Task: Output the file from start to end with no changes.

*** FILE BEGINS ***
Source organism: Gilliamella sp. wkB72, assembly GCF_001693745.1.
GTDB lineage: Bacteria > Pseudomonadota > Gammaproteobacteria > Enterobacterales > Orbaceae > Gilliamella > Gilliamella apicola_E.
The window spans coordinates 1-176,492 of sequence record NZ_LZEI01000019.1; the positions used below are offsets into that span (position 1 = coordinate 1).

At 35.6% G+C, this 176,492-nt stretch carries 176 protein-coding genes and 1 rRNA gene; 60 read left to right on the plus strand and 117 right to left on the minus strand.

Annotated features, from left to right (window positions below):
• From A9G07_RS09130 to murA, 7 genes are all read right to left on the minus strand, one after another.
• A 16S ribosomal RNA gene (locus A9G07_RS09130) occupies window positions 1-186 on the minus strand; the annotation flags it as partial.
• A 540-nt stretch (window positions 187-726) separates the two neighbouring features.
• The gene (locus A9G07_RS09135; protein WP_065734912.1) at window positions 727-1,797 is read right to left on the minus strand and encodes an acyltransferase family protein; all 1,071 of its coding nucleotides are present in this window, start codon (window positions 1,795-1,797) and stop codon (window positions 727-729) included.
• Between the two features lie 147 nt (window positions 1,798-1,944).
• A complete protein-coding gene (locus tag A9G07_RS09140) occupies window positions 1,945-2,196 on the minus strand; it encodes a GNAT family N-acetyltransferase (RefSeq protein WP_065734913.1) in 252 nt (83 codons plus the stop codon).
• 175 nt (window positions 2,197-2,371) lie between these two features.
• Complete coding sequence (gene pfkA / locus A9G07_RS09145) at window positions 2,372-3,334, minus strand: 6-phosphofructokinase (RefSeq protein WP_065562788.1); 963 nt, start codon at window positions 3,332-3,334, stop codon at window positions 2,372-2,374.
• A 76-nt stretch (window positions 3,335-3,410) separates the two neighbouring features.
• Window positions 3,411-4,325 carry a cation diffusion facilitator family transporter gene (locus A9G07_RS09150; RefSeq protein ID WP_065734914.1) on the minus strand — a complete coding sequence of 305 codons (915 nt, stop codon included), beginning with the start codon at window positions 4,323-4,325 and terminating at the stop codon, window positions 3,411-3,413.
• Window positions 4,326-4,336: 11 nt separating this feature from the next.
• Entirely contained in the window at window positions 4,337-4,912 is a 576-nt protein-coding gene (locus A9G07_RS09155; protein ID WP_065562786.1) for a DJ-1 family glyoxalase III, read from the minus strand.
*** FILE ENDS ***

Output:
Source organism: Gilliamella sp. wkB72, assembly GCF_001693745.1.
GTDB lineage: Bacteria > Pseudomonadota > Gammaproteobacteria > Enterobacterales > Orbaceae > Gilliamella > Gilliamella apicola_E.
The window spans coordinates 1-176,492 of sequence record NZ_LZEI01000019.1; the positions used below are offsets into that span (position 1 = coordinate 1).

At 35.6% G+C, this 176,492-nt stretch carries 176 protein-coding genes and 1 rRNA gene; 60 read left to right on the plus strand and 117 right to left on the minus strand.

Annotated features, from left to right (window positions below):
• From A9G07_RS09130 to murA, 7 genes are all read right to left on the minus strand, one after another.
• A 16S ribosomal RNA gene (locus A9G07_RS09130) occupies window positions 1-186 on the minus strand; the annotation flags it as partial.
• A 540-nt stretch (window positions 187-726) separates the two neighbouring features.
• The gene (locus A9G07_RS09135; protein WP_065734912.1) at window positions 727-1,797 is read right to left on the minus strand and encodes an acyltransferase family protein; all 1,071 of its coding nucleotides are present in this window, start codon (window positions 1,795-1,797) and stop codon (window positions 727-729) included.
• Between the two features lie 147 nt (window positions 1,798-1,944).
• A complete protein-coding gene (locus tag A9G07_RS09140) occupies window positions 1,945-2,196 on the minus strand; it encodes a GNAT family N-acetyltransferase (RefSeq protein WP_065734913.1) in 252 nt (83 codons plus the stop codon).
• 175 nt (window positions 2,197-2,371) lie between these two features.
• Complete coding sequence (gene pfkA / locus A9G07_RS09145) at window positions 2,372-3,334, minus strand: 6-phosphofructokinase (RefSeq protein WP_065562788.1); 963 nt, start codon at window positions 3,332-3,334, stop codon at window positions 2,372-2,374.
• A 76-nt stretch (window positions 3,335-3,410) separates the two neighbouring features.
• Window positions 3,411-4,325 carry a cation diffusion facilitator family transporter gene (locus A9G07_RS09150; RefSeq protein ID WP_065734914.1) on the minus strand — a complete coding sequence of 305 codons (915 nt, stop codon included), beginning with the start codon at window positions 4,323-4,325 and terminating at the stop codon, window positions 3,411-3,413.
• Window positions 4,326-4,336: 11 nt separating this feature from the next.
• Entirely contained in the window at window positions 4,337-4,912 is a 576-nt protein-coding gene (locus A9G07_RS09155; protein ID WP_065562786.1) for a DJ-1 family glyoxalase III, read from the minus strand.